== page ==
By the time I started at Seven Hills in seventh grade, I had lived in Japan, Singapore, and China. My parents are both from India, and their careers at P&G took them around the world until they were assigned to Cincinnati. I didn’t have a chance to visit Seven Hills before enrolling, but even from a distance, the school seemed to have more of an international feel than any other school in Cincinnati, and it seemed like a welcoming place. It was important to our family to know that there were many different cultures represented at the school and that it was an environment where people were willing to learn from other people’s backgrounds.
My first day of school there was a solar eclipse, and I remember everyone going out onto the deck, where we were all given special glasses to be able to look up at the eclipse. What I remember most, though, was my experience at lunch that first day. I had brought my lunch to school and put it in my locker, but then I forgot where my locker was. I thought, okay, I guess I’ll go to the cafeteria. I went there and bought myself a pizza, but had no idea where I was going to sit. I had seen a lot of American TV and movies depicting that first day of school when you don’t know anyone and how scary it can be. I found a bunch of girls who looked like seventh graders, sat down, and said, “Hi, I’m Shanaya. I’m new here.” They didn’t even blink an eye, they were like, “Sure, sit down,” and just kept chatting and included me in the conversation. And it wasn’t like they were interviewing me, like, “Oh, where’d you come from?” It was all just really friendly.
On my second day at Seven Hills, this time I found my locker and was walking outside during lunch, saw a different group of kids sitting on benches, and was like, I guess I’ll go sit with them. I ate my entire lunch with them, had a lot of fun, and then realized they were all sixth graders, which hadn’t come up at all. By the third day, I’d already made a friend in my math class, Erin Finn. I’m now a senior and I think Erin and I have had lunch together the majority of my days at Seven Hills. From the beginning, she seemed very happy to be at Seven Hills, and she made me feel happy about it, too.
Arriving here not just from another school, but from another country, I think my transition to Seven Hills says a lot about the school — the fact that I never found it to be cliquey, that it always felt like a diverse and open culture, and that there were always people looking out for me.
No one looks out for the student more than the teachers. I’ve been in classes when the teacher overhears students talking about having several tests in different subjects on the same day, and then volunteers to move the test they had scheduled that same day so the students won’t be as stressed. The teachers know that students at Seven Hills have a lot on our plates, and they try to meet us where we are.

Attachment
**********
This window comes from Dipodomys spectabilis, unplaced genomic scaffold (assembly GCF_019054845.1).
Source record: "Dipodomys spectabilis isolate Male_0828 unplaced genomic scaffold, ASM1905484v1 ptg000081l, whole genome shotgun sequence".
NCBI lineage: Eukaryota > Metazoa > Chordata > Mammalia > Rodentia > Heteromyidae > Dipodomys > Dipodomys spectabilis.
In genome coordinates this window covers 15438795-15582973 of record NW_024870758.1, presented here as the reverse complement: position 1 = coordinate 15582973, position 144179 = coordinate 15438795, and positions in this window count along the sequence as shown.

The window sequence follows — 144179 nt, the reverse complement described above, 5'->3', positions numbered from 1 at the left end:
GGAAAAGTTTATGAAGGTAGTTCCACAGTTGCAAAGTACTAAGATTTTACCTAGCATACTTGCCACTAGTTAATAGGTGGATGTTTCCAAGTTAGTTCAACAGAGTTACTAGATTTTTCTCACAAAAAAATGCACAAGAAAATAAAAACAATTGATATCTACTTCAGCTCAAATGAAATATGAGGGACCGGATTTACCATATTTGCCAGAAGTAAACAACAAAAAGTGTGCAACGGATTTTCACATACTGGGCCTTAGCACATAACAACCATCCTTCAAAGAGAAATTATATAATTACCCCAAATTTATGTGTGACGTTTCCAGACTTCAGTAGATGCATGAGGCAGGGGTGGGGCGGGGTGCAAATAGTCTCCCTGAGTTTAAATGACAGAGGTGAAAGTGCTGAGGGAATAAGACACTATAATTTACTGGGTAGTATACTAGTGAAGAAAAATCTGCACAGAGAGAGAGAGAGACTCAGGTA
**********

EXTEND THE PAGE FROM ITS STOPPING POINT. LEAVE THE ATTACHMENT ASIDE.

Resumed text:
The teachers are also unbelievably generous, giving us so much of their free time. I’m in Mock Trial with Mr. Polifka, who teaches AP History, and our Sunday practices are already a two hour commitment for him many weekends. On top of that, he invites us to send him the opening and closing statements we’ve written for Mock Trial and says he’s glad to give us any feedback. This is all for an extracurricular club where he’s not even giving us a grade!
In the leadup to our AP Chemistry exam, our teacher, Ms. Torline, dedicated so many extra lunchtime and weekend sessions to helping make sure we were prepared for the AP exam. Our teachers are constantly willing to go above and beyond. It shows that this isn’t just a job for them; they really care about us learning.
Seven Hills has the strongest sense of community of any school or group I’ve ever been a part of. At the start of this year, we had our Senior Sunrise, which is a newer tradition where a bunch of parents wake up before dawn and bring food and equipment over to the school’s big hillside and start cooking for us. The seniors all sat on blankets, ate breakfast, and watched the sun rise. It was a Midwestern sunrise, so it wasn’t quite like the sun coming up over the horizon of the ocean, but more importantly, there was a real sense of togetherness.
That sense of togetherness has been there even when you’d think it might be hard to achieve. My older brother Kayzad graduated from Seven Hills during that first year of COVID. The school couldn’t have a normal graduation ceremony, but I’ll always remember buying special markers and scribbling a bunch of congratulatory messages on our family’s Subaru the night before graduation. Then, the next day, our whole family and our dog Toffee drove together in this big celebratory procession while all the teachers were lined up along the high-school drop-off semi-circle waving and holding signs and coming up to our car to give my brother his graduation flowers. It’s times like that when you’re really glad to be part of a school community that knows how to make the most of a challenging situation.